In the case of a disposal of a real estate asset which is / has been booked as a fixed asset, this operation nearly always falls within the scope of VAT settlements (at least in respect of works executed over the past 18 years), unless the disposal itself is subject to VAT or in the scope of Article 257 bis of the FTC. In point of fact, since the sale of the real estate asset is subject to VAT, it confirms the deduction of the upstream VAT paid on the purchase price of the real estate asset plus any works executed. When Article 257 bis of the FTC applies, VAT settlements undertaking are assumed by the purchaser.

Transfer of deduction rights

If the purchaser of the real estate asset:

  • posts the real estate asset as a fixed asset, and
  • uses it for an activity subject to VAT
    • ð It can deduct the amount of VAT settled by the vendor, provided that the latter gives it a certificate stating the amount of VAT settled (note that this certificate must be issued).
    • ð In this case, and provided that the purchaser pays the amount of VAT settled to the vendor, over and above the price of the real estate asset.

This VAT will not constitute a cost for the parties:

  • for the purchaser, the amount that it is paying over and above the price corresponds to an amount that will be repaid to it by the Treasury within the framework of the deducting of the amount of VAT stated on the certificate issued by the vendor;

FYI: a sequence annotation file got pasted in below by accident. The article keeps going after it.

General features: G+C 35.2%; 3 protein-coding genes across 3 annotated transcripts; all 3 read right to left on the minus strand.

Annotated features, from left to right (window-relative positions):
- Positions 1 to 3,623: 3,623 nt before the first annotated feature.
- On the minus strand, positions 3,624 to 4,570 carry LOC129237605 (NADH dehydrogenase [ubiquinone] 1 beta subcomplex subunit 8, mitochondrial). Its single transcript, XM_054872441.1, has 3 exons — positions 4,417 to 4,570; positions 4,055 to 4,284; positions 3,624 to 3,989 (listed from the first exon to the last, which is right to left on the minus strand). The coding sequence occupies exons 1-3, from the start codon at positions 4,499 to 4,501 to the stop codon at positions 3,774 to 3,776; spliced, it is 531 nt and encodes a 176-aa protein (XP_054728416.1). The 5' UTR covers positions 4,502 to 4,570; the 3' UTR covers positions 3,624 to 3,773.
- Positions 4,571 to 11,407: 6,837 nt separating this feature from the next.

• for the vendor, the amount of VAT settled and repaid to the Treasury is offset by the additional amount paid to it by the purchaser. 

The purchaser’s repayment to the vendor made in connection with this VAT settlement will still however be regarded as an addition to the price (or a charge added to the price, see hyperlink: Real estate asset / TPF), which is in turn subject to TPF. 

This transfer mechanism for VAT settlements will only work if the purchaser posts the real estate asset as a fixed asset. However, if the real estate asset is held in stock (e.g. where it is purchased by a property dealer), this transfer may be able to proceed after a one-year period has elapsed pursuant to Article 207 IV. 3. of Appendix II to the FTC. 

Article 257 bis of FTC

 

This article stipulates that, where a company’s assets and liabilities are transferred in whole or in part, the operation should have no consequences in terms of VAT. 

The tax authorities take the view that a real estate asset that is rented out and whose rents are subject to VAT and which constitutes a fixed asset that is comparable to a company for VAT purposes.